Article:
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MAPHEUS 14 first rocket from Esrange using new Red Kite motor

Source: Swedish Space Corporation (SSC)

On the 27th of February at 07.27 UTC the MAPHEUS 14 sounding rocket was successfully launched from Esrange Space Center in Kiruna. This was also the first voyage with the brand new Red Kite rocket motor which indicates a start of a new era for European sounding rockets.

 

The rocket is operated by the German Aerospace Center (DLR) and reached an apogee of 265 km, where the scientific experiments onboard were conducted under microgravity conditions. The launch was successful, and the payload could be recovered in perfect conditions within an hour after liftoff.

Among the experiments were advanced material science and biological science on both human and animal cells, to find out how the brain and the central nervous system is affected by microgravity.

 

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“I am very happy with the campaign and the launch of MAPHEUS 14. The scientists have put a lot of effort into being ready for launch today as we had perfect settings and launch conditions that we did not want to miss out on. Our SSC team and DLR has together supported this seamlessly. It is always a pleasure to work together with DLR and this time on a completely new rocket motor combination. A big thank you to all involved” says Elin Lundqvist, campaign manager at SSC.

 

Maiden launch for Red Kite motor

MAPHEUS 14 was also the first sounding rocket from Esrange using the newly developed German rocket motor Red Kite. The new motor, which was tested at Esrange last summer is a collaboration between DLR and Bayern-Chemie. The second stage of the rocket used an Improved Malemute, manufactured by Bayern-Chemie.

 

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The fact that a European rocket motor is now available indicates many benefits for both SSC and our customers. Transport to the launch site and availability among others, are significantly improved when the motors are manufactured within the EU.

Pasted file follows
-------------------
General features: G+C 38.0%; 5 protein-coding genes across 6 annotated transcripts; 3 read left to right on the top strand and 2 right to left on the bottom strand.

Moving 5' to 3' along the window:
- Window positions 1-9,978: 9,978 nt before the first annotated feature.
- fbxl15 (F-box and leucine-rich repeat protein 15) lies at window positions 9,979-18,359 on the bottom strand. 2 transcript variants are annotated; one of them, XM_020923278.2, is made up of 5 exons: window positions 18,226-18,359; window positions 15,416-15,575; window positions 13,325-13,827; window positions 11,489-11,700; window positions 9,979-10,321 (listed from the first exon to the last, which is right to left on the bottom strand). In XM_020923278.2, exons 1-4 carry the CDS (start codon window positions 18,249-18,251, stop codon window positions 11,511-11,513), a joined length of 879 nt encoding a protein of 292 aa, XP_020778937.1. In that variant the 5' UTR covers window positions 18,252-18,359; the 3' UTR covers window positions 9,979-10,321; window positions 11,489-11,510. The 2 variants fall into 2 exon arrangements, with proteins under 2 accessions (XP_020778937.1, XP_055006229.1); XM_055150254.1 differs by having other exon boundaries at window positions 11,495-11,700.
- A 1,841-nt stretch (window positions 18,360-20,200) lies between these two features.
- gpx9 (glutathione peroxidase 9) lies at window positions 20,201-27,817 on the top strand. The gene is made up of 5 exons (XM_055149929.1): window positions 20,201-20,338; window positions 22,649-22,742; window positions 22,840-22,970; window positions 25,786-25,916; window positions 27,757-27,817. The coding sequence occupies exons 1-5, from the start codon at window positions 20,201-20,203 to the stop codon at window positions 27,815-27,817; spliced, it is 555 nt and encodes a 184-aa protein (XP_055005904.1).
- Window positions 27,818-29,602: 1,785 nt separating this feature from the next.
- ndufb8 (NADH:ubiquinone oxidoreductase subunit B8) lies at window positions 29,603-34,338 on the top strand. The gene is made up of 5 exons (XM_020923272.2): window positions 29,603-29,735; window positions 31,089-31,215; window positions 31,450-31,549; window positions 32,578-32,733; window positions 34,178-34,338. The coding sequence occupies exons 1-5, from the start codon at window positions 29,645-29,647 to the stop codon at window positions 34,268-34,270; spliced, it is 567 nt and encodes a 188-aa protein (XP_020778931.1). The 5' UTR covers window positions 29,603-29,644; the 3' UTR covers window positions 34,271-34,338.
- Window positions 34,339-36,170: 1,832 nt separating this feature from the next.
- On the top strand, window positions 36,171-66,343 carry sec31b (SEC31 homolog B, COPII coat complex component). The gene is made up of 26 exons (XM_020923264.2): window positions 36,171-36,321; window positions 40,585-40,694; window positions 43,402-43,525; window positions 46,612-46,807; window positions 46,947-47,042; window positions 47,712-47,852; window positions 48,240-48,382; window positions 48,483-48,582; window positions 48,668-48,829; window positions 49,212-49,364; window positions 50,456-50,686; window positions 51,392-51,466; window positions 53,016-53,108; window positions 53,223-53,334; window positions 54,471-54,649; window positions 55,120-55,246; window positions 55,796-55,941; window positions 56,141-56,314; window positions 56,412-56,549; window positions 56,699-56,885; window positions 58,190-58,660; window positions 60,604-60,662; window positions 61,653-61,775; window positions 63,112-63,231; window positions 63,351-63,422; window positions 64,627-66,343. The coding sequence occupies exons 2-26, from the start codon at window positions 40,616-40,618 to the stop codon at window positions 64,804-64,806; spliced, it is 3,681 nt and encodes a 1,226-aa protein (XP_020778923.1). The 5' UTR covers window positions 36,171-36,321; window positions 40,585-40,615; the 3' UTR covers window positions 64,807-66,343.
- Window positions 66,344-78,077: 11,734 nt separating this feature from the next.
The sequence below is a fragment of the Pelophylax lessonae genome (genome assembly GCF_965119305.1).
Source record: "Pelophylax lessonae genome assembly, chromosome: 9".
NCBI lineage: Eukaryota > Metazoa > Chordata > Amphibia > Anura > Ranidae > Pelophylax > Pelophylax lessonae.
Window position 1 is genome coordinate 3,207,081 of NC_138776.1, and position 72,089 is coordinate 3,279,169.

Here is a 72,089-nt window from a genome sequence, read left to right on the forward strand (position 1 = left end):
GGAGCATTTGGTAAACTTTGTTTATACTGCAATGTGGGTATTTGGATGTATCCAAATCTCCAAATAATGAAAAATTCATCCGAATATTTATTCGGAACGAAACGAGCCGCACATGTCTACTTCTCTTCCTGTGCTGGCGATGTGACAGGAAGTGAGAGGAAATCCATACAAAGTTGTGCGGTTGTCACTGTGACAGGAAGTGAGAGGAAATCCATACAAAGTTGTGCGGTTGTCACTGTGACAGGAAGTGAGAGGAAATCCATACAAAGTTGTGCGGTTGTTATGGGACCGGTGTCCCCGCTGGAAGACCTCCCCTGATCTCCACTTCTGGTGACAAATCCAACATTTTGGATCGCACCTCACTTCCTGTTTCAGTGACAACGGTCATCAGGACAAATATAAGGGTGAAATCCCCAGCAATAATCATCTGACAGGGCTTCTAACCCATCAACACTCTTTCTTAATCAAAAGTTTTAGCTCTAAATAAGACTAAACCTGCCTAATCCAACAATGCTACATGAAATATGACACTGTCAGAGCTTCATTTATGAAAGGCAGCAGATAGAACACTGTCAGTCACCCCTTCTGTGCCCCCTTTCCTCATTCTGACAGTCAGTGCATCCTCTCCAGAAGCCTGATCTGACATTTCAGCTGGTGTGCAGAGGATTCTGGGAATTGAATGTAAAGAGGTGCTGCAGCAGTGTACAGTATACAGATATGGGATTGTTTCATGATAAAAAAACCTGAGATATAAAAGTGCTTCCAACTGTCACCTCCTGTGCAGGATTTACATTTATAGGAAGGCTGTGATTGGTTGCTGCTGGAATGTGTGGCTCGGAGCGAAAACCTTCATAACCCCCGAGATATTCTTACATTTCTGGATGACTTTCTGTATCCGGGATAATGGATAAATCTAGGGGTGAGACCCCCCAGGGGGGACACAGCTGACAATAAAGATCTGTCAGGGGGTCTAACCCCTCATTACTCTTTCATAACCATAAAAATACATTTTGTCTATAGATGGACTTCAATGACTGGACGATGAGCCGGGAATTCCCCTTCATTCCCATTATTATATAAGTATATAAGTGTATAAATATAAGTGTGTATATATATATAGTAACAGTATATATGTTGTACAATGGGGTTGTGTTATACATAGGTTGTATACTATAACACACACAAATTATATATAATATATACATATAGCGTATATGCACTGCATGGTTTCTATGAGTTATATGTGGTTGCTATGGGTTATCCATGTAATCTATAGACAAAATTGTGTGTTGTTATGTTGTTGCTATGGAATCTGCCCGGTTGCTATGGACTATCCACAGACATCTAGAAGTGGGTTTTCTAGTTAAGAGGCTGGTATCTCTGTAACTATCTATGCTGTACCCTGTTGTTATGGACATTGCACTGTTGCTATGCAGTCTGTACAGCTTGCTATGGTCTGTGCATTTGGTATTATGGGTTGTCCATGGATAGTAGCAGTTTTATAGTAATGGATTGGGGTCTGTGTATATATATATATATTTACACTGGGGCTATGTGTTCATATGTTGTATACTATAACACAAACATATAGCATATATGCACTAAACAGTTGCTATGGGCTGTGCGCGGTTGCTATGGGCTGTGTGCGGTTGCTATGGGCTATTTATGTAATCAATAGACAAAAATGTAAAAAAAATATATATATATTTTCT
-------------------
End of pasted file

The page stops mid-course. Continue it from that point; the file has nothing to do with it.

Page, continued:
”The Red Kite motor is a good example of cooperation between industry and research. Now we have our own motor, a second source that was designed according to our flight profile. It fits perfectly for the demands we have. That is really an advantage now” says Dr. Prof. Felix Huber, Director Space Operations and Astronaut Training at the German Aerospace Center.

 

Swedish-German collaboration in shared module

SSC had a Shared Module onboard the MAPHEUS rocket which housed seven different scientific and technical experiments from Australia, Sweden and Germany. The Shared Module provides access to professional sounding rocket missions with microgravity environment within the SubOrbital Express program.

 

 

“I want to thank our partners in the DLR MAPHEUS team for great collaboration as well as all the scientists that I know have been working very hard with the payload. A big thank you also to the researchers who have worked on the experiments in our Shared Module” says Stefan Krämer, project manager Shared Module at SSC.

 

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